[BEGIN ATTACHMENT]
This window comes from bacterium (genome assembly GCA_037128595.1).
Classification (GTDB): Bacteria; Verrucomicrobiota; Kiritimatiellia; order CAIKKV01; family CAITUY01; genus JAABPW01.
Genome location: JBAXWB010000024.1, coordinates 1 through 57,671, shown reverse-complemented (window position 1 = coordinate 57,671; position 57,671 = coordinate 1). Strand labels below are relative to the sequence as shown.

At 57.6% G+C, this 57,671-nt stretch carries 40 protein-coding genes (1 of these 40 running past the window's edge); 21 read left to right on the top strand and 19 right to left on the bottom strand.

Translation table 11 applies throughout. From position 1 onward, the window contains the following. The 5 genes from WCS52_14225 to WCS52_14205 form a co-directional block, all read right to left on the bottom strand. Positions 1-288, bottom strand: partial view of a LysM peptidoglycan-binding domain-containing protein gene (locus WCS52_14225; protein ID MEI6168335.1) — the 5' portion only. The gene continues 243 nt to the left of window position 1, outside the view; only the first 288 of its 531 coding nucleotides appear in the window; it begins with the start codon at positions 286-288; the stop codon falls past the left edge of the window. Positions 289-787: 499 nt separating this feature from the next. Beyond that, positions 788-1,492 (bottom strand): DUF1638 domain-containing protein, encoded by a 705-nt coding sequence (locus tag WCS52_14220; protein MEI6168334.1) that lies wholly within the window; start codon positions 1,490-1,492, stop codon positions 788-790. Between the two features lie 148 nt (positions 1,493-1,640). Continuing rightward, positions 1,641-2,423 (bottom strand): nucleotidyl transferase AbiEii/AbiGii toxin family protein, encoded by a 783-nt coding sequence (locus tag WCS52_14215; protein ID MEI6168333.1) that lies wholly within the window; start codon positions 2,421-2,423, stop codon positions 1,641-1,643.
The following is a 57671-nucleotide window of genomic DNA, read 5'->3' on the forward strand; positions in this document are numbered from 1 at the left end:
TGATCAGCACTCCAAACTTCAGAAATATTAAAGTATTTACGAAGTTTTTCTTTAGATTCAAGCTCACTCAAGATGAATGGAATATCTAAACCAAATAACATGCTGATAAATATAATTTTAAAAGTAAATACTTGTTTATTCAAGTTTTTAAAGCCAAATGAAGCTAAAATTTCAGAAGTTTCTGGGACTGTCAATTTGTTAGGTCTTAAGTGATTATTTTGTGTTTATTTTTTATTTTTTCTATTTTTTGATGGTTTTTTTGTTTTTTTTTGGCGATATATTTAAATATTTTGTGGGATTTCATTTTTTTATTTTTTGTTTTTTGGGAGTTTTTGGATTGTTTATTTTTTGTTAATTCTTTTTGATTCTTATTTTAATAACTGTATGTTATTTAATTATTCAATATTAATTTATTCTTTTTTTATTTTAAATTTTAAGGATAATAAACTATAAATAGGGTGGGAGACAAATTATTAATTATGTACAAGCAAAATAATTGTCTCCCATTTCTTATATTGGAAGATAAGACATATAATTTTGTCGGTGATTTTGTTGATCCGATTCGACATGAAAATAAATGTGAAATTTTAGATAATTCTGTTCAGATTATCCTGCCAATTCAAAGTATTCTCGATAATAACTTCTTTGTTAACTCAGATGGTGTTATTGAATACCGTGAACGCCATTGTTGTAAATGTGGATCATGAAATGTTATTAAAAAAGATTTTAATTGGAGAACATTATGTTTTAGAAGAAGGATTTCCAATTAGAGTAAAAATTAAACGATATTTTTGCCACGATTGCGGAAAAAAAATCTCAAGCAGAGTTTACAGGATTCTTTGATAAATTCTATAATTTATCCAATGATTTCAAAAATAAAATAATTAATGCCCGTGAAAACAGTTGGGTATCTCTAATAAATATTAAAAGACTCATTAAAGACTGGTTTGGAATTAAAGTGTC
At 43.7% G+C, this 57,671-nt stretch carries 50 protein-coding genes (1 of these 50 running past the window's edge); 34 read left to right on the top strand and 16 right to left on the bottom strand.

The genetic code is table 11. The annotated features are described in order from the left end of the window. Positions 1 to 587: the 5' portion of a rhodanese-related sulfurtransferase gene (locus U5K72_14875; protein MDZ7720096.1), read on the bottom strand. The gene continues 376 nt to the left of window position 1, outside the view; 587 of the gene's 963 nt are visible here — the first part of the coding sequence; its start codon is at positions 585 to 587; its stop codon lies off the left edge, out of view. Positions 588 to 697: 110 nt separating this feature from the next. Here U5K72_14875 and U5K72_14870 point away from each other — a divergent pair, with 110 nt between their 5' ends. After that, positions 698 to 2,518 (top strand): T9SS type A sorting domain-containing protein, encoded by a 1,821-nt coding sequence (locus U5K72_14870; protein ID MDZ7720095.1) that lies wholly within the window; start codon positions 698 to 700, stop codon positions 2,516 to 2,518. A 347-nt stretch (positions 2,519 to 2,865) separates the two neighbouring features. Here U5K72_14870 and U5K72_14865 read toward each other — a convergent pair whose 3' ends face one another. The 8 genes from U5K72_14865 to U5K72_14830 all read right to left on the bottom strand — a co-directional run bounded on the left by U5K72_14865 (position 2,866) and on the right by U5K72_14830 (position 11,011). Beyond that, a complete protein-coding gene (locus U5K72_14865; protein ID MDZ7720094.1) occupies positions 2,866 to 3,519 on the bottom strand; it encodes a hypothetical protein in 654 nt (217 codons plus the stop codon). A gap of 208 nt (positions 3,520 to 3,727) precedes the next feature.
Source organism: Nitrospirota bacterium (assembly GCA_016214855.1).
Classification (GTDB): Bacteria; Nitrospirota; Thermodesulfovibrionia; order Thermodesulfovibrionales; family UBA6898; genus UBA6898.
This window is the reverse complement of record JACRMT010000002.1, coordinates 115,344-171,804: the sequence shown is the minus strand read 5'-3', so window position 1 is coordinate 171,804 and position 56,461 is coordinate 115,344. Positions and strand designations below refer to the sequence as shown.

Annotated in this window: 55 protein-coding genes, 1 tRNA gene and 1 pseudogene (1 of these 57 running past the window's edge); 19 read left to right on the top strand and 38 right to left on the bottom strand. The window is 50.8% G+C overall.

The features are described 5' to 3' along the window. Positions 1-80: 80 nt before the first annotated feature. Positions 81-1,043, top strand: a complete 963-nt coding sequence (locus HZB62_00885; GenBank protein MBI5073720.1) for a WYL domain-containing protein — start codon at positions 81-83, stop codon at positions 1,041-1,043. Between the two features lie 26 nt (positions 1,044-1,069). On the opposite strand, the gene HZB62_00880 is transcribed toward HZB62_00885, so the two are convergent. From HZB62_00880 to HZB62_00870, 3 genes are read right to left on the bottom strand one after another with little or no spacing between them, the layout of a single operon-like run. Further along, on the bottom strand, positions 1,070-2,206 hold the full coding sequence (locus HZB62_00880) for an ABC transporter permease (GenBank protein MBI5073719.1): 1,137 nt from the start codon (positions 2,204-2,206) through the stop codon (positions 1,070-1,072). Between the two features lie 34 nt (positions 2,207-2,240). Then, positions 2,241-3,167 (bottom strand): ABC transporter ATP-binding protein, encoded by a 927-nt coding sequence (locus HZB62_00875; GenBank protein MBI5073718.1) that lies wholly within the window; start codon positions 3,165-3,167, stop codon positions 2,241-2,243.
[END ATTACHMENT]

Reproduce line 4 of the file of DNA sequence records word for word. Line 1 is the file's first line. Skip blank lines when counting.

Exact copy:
At 57.6% G+C, this 57,671-nt stretch carries 40 protein-coding genes (1 of these 40 running past the window's edge); 21 read left to right on the top strand and 19 right to left on the bottom strand.